04 February 2008

Why Ad Agencies are in trouble

So I've commented before (and probably will comment again in the future) that the traditional agencies are facing rough times. I've talked about the challenges of the changing media markets, the issues with brand touchpoint rankings changing, the demographic changes, the brand control issues. I've alluded to the issues around business models.

But a tiny piece from Ad Week today says it perhaps more clearly than I ever could.

Dave Morgan, evp, global advertising strategy at AOL, said media shops have a faltering business model, with armies of comparatively low-paid digital media buyers propping up a layer of high-priced executives from the traditional side of the aisle.

The inefficiencies created by this approach are no longer tenable, and current trends will yield "leaner" agencies well versed in using digital-buying platforms, he said during a panel discussion at an investment-banking conference here on Monday.
In other words... the legacy models and structures are crippling Ad Agencies. More than that, the legacy mindset is combining with their lack of flexibility (and change resistance/arrogance) to make them vulnerable to more nimble (new) competition.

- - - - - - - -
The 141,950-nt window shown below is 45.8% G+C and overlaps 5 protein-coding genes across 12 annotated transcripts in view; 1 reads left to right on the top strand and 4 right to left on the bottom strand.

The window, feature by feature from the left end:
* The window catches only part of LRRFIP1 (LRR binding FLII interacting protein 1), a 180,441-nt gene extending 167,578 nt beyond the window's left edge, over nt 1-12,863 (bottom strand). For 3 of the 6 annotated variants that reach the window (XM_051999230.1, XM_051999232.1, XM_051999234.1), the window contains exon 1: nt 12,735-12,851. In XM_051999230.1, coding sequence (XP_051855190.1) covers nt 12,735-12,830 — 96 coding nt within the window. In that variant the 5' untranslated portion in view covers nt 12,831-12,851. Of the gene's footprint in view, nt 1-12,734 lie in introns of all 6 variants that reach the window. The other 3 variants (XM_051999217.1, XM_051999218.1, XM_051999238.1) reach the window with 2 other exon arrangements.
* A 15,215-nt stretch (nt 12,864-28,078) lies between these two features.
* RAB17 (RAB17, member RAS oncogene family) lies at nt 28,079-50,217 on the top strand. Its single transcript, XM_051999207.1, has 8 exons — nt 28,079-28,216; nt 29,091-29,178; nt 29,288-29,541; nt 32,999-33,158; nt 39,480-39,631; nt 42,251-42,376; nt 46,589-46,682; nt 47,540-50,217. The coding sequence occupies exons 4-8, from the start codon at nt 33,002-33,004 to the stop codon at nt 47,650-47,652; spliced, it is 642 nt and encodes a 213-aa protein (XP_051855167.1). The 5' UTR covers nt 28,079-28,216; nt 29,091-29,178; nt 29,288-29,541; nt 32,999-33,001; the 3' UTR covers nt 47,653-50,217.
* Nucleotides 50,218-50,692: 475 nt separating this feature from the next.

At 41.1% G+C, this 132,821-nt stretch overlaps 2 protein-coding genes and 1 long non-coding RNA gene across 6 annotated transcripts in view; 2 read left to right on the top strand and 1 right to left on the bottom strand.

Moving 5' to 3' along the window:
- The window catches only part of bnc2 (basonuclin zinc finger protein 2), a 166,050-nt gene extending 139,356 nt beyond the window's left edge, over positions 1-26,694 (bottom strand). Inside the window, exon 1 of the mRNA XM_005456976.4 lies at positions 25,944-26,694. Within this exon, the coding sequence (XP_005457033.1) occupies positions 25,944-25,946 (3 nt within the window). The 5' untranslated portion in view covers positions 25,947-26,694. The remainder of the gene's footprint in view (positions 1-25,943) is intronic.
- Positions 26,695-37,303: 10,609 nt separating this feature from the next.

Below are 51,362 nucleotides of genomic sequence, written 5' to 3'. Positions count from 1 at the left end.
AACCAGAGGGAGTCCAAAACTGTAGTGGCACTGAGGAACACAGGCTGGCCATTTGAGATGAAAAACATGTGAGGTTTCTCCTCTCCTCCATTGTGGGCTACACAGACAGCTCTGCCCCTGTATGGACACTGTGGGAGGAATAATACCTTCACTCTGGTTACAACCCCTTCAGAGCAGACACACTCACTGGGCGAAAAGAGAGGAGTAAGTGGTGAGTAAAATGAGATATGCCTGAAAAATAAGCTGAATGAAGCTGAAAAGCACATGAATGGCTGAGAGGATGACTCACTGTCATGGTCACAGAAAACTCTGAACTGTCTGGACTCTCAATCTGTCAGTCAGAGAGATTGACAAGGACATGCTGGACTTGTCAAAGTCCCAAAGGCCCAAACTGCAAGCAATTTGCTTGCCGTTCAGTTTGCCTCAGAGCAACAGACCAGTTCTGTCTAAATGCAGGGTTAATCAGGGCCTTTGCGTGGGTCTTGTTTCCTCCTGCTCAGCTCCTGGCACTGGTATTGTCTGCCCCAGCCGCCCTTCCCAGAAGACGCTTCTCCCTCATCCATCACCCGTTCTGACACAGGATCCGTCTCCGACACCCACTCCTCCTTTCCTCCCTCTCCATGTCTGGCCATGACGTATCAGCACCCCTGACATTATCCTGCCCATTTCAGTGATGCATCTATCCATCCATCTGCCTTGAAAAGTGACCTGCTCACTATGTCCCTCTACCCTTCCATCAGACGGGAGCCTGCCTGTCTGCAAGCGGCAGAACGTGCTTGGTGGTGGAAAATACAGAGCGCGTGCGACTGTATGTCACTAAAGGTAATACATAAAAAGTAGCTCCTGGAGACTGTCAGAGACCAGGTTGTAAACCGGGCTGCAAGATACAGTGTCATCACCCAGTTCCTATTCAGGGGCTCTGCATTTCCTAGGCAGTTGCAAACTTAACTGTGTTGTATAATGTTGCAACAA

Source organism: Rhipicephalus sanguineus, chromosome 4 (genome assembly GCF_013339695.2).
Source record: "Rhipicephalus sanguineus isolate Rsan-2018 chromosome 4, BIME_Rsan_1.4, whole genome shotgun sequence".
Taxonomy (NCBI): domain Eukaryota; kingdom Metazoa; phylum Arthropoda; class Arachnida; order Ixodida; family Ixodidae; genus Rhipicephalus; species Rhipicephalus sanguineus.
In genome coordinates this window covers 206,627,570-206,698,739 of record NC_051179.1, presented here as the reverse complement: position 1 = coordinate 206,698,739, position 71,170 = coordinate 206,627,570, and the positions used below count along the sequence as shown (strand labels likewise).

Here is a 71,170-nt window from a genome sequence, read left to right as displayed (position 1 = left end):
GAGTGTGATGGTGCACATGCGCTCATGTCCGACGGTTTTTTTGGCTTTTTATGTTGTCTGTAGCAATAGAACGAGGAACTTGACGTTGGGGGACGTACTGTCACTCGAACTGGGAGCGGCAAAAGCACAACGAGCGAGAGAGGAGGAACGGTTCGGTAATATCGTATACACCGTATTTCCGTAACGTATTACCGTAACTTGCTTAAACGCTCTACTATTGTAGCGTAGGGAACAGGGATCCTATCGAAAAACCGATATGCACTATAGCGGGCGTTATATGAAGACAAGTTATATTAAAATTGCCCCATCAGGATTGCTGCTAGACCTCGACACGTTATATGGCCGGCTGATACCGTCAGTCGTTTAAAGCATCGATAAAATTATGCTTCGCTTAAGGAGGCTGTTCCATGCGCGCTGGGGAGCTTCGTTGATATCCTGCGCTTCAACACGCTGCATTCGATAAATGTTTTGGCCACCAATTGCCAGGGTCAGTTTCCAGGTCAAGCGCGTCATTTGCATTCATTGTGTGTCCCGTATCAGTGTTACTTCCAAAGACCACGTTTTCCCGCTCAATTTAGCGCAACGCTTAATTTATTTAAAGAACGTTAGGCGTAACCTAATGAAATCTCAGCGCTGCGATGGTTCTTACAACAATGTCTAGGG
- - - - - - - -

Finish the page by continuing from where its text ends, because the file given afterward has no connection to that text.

Despite the pessimism, Morgan stressed that AOL is not looking to go around ad agencies and convince clients to buy directly from the company's various networks such as Advertising.com, Tacoda, Quigo and Third Screen Media.

"We're not Google," he said. "We need agencies. Unfortunately, they don't have a profitable business model now."

"They've got overpaid television folks and underpaid online people," he explained in a later interview.”
So... what are you waiting for?
There are billions out there for the taking.


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